During Kendall’s research, he began to speculate that there was a chance the original bell was still in existence and could be returned to campus.
Due to the rumors, history and research Kendall had done, he worked with the 2016-2017 ASCSU President Daniela Pineda Soracá to build about $50,000 into their budget for traditions and programming in case they wanted to either purchase a new bell or if they found the old one.
“Eddie and I grew up in Fort Collins, so we have a special connection to the City,” Pineda Soracá said about why they wanted to pursue the project. “We hold a special love for our hometown and, most of all, the heart of Fort Collins that is Colorado State University.”
When Bohlender found out that the student government had taken an interest in the bell as part of CSU history, she brought them on board to partner with them in bringing the bell back to campus.
“We (the students) have a sense of ownership over the bell,” Pineda Soracá said. “It was student initiated and supported.”
Since the bell was buried for 5o years and passed down since then, it needed to be restored. The yoke was broken and a new clapper had to be ordered. ASCSU contributed $20,500 to pay for the repairs. In addition, when the clapper was stolen, students started using a sledgehammer to ring the bell, so several dents had to be repaired as well. The bell was shipped to a company in Ohio for restoration.
To determine where to display it, the Alumni Center and ASCSU had to consider a location to install it where it would be used, but where it would not be a noise nuisance, which was a problem with the second bell. The Alumni Center paid to install the bell in the tower of the new stadium, low enough to be seen from the street, but high enough to be heard. ASCSU declined to help pay for the installation of the bell to the stadium, as they did not want student fees to go towards any stadium infrastructure.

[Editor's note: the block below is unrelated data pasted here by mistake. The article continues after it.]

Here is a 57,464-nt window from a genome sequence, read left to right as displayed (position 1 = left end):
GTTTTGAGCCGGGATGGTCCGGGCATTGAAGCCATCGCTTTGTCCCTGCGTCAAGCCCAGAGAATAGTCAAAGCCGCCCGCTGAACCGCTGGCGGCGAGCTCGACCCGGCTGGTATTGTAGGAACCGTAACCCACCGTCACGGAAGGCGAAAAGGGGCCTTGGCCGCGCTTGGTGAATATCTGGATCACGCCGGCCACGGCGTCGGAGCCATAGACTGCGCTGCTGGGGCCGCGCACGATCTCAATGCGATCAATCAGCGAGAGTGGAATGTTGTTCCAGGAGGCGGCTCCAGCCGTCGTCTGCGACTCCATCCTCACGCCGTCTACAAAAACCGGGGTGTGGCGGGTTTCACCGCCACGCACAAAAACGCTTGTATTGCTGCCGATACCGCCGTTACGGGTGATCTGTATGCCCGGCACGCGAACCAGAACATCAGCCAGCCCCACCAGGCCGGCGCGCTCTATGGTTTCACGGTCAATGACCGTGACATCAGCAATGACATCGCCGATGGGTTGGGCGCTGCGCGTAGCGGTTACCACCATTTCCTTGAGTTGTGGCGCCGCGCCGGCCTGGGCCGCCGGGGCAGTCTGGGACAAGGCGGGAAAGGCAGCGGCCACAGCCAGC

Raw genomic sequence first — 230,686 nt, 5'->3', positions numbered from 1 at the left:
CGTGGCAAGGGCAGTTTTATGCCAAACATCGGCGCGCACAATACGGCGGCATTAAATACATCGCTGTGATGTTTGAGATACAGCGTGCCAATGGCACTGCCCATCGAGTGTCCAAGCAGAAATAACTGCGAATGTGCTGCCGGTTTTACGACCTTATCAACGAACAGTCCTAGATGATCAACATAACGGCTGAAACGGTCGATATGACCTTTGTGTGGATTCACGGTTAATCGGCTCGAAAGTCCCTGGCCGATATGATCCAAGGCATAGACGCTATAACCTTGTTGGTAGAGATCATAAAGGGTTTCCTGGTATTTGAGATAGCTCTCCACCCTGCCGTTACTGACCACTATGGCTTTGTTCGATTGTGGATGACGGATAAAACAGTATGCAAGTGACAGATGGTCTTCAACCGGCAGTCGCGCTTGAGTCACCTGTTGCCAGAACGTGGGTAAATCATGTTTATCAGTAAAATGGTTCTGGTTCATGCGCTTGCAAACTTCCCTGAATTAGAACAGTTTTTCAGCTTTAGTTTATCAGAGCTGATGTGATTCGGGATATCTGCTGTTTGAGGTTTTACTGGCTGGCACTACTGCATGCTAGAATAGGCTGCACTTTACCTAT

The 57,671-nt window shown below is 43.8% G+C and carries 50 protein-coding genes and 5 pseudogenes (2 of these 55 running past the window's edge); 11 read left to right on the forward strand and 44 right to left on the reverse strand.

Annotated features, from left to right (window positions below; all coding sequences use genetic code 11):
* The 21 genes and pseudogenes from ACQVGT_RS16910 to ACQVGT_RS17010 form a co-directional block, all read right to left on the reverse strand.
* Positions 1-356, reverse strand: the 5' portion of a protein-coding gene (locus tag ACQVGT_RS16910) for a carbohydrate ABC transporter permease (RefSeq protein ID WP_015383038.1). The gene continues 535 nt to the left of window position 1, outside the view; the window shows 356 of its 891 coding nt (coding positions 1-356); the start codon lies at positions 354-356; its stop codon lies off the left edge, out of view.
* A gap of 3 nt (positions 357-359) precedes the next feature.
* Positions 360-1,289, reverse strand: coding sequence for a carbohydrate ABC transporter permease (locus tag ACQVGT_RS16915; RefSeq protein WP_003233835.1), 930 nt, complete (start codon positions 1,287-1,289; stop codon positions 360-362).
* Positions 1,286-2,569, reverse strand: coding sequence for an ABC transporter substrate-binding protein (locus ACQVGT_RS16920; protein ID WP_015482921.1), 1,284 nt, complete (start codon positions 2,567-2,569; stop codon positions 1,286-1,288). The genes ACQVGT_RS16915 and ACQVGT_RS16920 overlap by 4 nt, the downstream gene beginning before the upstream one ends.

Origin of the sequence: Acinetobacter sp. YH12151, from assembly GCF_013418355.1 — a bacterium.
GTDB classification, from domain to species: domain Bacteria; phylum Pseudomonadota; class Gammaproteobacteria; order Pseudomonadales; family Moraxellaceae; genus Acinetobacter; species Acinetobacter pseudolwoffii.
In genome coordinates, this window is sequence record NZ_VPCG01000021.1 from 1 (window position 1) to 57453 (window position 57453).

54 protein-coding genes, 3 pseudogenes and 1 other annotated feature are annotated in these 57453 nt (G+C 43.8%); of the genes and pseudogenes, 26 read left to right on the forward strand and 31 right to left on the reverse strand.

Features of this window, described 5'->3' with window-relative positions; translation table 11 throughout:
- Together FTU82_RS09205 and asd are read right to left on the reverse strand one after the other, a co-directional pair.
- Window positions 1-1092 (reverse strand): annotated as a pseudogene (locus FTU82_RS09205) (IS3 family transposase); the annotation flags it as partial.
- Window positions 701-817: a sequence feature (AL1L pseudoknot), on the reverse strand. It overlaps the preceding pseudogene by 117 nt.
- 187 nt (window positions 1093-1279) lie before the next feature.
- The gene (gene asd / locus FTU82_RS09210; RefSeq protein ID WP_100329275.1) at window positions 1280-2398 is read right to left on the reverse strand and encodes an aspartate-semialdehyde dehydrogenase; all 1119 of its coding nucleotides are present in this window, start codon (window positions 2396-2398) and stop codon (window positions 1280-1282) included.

The bell is to be installed in a tower named after and honoring the memory of Jim and Nadine Henry at the Iris & Michael Smith Alumni Center on the northeast corner of the new on-campus stadium. Jim and Nadine Henry were University donors and were named “alumni of the century” in 2000.
“There’s no better fit (for the name of the tower),” Bohlender said. “They would have loved seeing it come back to campus. Continuing the traditions of Colorado State was everything they believed in.”
Given the strong history between students and the bell—students ringing the bell, stealing the bell and returning the bell—Pineda Soracá said students will be allowed to use the bell beginning next year, though the University is unsure about when the bell will be rung for the first time. Bohlender said the Alumni Association will wait for ASCSU’s recommendation about how, when and by whom the bell should be rung.
“Hearing the sound of this bell will bring a sense of pride and connect us to the roots of our land-grant university,” Pineda Soracá said. “The student voice will be heard on campus for generations to come.”
The on-campus stadium’s first home game will be August 26.
Collegian News Editor Erin Douglas can be reached at firstname.lastname@example.org or on Twitter @erinmdouglas23.